Do you think the opposition parties at the national level, including Congress, will have to come together to take on the BJP and Narendra Modi in the 2019 elections?
Opposition unity is the need of the hour. The Narendra Modi-led BJP, which came to power on the plank of development, has betrayed the mandate given in 2014. The central government has derailed development, shrunk employment opportunities, destroyed the economy and ruptured the secular fabric of our great nation. Communal agenda has been their only focus. PM Modi has failed to stand up to the pressure of hardcore elements within his party and the Sangh. He has silently watched the assault on our Constitution and its values.
Across the country, independent constitutional bodies are under threat. Raj Bhavans have become outposts of the Centre. The principles of federalism are being systematically demolished. However, the greatest threats are to the tenets of democracy and secularism.
It may be true that the BJP had benefitted from a disunited opposition during the previous general elections. Since then, the BJP has been defeated, or struggled to win, everytime it has faced a high index of opposition unity or whenever regional parties have put up a strong front. DMK, therefore, prefers that all those parties who are committed to the values of secularism, federalism and constitutional democracy stand together against the BJP.
Recently several leaders like Mamata Banerjee, Telangana CM K. Chandrasekara Rao, former minister Yashwant Sinha called on you. Did you discuss the current political scenario and alliances with them to fight the BJP and Prime Minister Narendra Modi?
DMK is a regional party, but we have always had the nation’s interest close to our hearts. Much before other parties, DMK has championed issues of national importance—like linguistic equality and state autonomy—which resonate across various political parties. We were the first to oppose Hindi imposition in the 1950s and 60; recently, we were the first to speak out against the terms of reference of the 15th finance commission. DMK has also been a key ally in determining the shape of coalition politics at the Centre from 1989 onwards. The visits of various political leaders reflect their belief that DMK will play an important role in shaping the next political alignment at the Centre. On such occasions, I have held discussions on pressing issues such as federal structure, economic outlook and secularism. Today, there is a growing consensus that the present Central government has created a constitutional crisis and failed on the economic front as well. It is in the best interests of the nation that all like-minded political parties and outfits work together to put an end to the BJP misrule.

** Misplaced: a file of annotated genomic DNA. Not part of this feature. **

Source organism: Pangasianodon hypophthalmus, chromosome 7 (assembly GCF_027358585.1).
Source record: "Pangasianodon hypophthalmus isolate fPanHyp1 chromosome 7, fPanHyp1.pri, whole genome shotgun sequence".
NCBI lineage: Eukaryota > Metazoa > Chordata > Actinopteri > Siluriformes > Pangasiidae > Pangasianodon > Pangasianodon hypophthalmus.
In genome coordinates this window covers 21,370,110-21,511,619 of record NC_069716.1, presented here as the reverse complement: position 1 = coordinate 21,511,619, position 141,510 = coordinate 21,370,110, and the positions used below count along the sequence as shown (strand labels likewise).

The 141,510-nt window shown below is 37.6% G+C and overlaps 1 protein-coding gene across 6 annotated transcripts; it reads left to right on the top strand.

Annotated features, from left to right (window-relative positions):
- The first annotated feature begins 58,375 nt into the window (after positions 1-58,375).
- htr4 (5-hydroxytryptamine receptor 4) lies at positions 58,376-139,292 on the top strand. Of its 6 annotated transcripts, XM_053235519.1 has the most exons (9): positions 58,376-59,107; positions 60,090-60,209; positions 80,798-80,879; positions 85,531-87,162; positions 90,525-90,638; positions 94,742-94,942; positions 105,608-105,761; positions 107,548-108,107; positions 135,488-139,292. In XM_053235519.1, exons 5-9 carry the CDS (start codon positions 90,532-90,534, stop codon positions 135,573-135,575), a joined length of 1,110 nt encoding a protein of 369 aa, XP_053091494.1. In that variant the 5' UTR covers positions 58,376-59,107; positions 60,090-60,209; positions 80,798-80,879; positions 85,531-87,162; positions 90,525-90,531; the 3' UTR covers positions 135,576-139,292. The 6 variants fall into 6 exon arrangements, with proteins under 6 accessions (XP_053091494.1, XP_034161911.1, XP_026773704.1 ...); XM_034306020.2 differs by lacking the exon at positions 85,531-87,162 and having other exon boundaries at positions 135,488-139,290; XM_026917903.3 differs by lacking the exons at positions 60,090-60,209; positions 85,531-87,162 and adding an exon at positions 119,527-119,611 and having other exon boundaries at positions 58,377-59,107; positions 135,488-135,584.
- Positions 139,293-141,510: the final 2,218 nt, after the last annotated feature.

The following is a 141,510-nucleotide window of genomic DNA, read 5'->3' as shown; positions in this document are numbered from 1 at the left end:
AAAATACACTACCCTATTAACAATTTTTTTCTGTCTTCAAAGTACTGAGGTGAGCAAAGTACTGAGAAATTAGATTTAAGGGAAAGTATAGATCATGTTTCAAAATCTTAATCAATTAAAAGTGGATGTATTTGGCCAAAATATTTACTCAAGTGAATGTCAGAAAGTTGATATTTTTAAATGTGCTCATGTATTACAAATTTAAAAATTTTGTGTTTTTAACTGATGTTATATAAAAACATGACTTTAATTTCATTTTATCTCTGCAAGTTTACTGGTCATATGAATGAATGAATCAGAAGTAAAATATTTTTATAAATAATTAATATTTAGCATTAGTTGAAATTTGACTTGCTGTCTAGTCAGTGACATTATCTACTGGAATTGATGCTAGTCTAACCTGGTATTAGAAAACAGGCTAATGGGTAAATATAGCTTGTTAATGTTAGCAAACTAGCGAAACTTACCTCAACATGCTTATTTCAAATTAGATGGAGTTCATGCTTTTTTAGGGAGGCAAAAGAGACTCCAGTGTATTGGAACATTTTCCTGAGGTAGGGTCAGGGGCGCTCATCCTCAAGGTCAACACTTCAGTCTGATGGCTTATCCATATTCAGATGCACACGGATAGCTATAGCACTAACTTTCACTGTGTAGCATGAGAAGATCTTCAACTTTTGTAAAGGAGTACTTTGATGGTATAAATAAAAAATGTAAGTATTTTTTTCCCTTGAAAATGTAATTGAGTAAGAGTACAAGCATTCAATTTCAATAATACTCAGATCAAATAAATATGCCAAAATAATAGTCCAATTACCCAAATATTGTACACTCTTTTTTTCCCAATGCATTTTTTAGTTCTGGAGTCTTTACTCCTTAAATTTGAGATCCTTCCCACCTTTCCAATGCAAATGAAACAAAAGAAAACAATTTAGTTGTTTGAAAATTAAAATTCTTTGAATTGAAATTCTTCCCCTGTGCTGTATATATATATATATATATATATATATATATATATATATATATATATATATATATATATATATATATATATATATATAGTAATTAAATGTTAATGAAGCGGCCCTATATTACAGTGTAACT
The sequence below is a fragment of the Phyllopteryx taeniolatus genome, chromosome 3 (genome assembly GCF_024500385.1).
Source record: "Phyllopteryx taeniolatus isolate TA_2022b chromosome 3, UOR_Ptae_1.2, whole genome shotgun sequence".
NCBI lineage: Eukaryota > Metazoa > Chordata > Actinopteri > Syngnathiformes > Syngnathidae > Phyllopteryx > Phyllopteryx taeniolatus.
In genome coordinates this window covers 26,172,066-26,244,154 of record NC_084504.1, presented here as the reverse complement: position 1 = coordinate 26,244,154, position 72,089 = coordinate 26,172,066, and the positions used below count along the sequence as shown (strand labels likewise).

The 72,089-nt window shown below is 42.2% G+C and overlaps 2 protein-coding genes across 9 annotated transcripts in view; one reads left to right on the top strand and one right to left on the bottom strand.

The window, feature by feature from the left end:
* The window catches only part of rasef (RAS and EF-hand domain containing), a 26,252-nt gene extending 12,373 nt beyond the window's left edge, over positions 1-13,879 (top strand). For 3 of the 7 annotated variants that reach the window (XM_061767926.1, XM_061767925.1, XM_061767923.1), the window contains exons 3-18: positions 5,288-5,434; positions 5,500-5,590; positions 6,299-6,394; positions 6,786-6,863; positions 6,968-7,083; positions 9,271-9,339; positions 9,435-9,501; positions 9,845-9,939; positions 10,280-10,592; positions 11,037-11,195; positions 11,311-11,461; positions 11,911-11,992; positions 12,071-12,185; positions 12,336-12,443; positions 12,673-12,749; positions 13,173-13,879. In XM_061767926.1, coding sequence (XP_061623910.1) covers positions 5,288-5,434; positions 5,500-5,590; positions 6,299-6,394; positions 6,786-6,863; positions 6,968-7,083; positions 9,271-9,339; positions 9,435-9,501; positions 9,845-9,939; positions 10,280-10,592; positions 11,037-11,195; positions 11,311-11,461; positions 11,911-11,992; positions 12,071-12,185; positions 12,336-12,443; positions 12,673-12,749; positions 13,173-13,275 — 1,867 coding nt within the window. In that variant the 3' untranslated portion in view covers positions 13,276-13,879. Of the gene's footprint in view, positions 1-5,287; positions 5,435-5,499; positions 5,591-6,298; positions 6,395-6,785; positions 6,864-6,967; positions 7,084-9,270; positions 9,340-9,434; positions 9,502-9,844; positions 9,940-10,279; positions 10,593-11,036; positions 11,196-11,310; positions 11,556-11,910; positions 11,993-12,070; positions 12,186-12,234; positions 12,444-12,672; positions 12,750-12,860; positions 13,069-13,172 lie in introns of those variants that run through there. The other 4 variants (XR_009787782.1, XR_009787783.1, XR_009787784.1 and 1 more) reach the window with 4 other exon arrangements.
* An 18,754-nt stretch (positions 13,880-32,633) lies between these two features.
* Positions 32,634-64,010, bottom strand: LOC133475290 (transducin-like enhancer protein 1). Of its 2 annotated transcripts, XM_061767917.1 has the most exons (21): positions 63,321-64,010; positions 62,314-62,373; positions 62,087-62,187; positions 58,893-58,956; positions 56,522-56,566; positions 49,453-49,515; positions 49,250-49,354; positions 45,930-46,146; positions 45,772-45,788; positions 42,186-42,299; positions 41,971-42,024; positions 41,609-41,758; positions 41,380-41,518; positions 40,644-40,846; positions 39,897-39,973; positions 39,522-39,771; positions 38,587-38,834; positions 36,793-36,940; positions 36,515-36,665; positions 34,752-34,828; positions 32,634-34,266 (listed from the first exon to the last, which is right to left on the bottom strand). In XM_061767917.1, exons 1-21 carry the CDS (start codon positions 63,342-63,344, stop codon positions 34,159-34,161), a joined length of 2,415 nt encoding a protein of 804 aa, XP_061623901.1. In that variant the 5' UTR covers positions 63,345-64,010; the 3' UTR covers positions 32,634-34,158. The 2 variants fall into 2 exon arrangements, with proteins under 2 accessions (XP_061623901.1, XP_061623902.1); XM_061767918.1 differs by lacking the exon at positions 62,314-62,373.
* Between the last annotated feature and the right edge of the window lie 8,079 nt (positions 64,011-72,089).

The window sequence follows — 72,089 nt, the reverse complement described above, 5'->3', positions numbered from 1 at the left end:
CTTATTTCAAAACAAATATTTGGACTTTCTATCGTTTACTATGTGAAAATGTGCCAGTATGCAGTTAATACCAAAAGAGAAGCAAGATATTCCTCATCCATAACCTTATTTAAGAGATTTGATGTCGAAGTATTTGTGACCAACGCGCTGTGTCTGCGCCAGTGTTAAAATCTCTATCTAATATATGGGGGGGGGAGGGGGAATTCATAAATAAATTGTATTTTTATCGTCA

The DMK was a part of larger alliances in Delhi for many years. In fact, DMK was known to be a trusted ally then. Will you take the initiative of bringing together all the regional parties nationally to fight the BJP?
One of the first meetings of various leaders from opposition parties took place in Chennai on June 3, 2017. As a loyal and trusted ally, DMK is seen as an crucial cog in any multi-party alliance.
It is also true that a number of parties have come together to combat the real and present danger facing constitutional values in the country today. The DMK will do all it can to ensure like-minded parties continue to work together.
Will your alliance with the Congress continue? Do you think Congress, with DMK and others, can bring down the BJP in the upcoming 2019 elections?
Congress is a pan-India party and the primary opposition to the BJP in many states. It is equally true that the regional parties are stronger than before and have been able to defeat BJP in their respective states. Therefore, strategic opposition unity will definitely bring down the BJP government.
At the moment, DMK has a working relationship with the Congress and is actively advocating for opposition unity across states. However, our final stand will only be revealed once elections are announced, and after due deliberation within the high-level decision making bodies of the party.
In Tamil Nadu, there is an unpopular government which has been opposed by the people and the political parties. Do you think all other political parties in the state will have to join hands with the DMK to bring down this government? Will the DMK take the initiative to bring all the parties in Tamil Nadu under one umbrella?
DMK is the principal opposition party in our state and most political parties are already working with us, as seen in the Cauvery protests, Tuticorin protests, NEET agitations and many others. It is evident that the AIADMK is just a BJP puppet. The recent actions of the governor have brought disrepute to the state which has pioneered the principle of state autonomy under chief minister Annadurai and chief minister Kalaignar [Karunanidhi].
Last year, the DMK has stepped in to the shoes of the government and organised all-party meetings on the Cauvery issue. We have taken leadership on a number of issues facing the state from Jallikattu, NEET, hydrocarbon, fishermen and so on, while the ADMK government is focusing on commission, corruption and collection. The people of the state are desperate for change of government and we are confident they will repose their faith in the DMK and its coalition partners.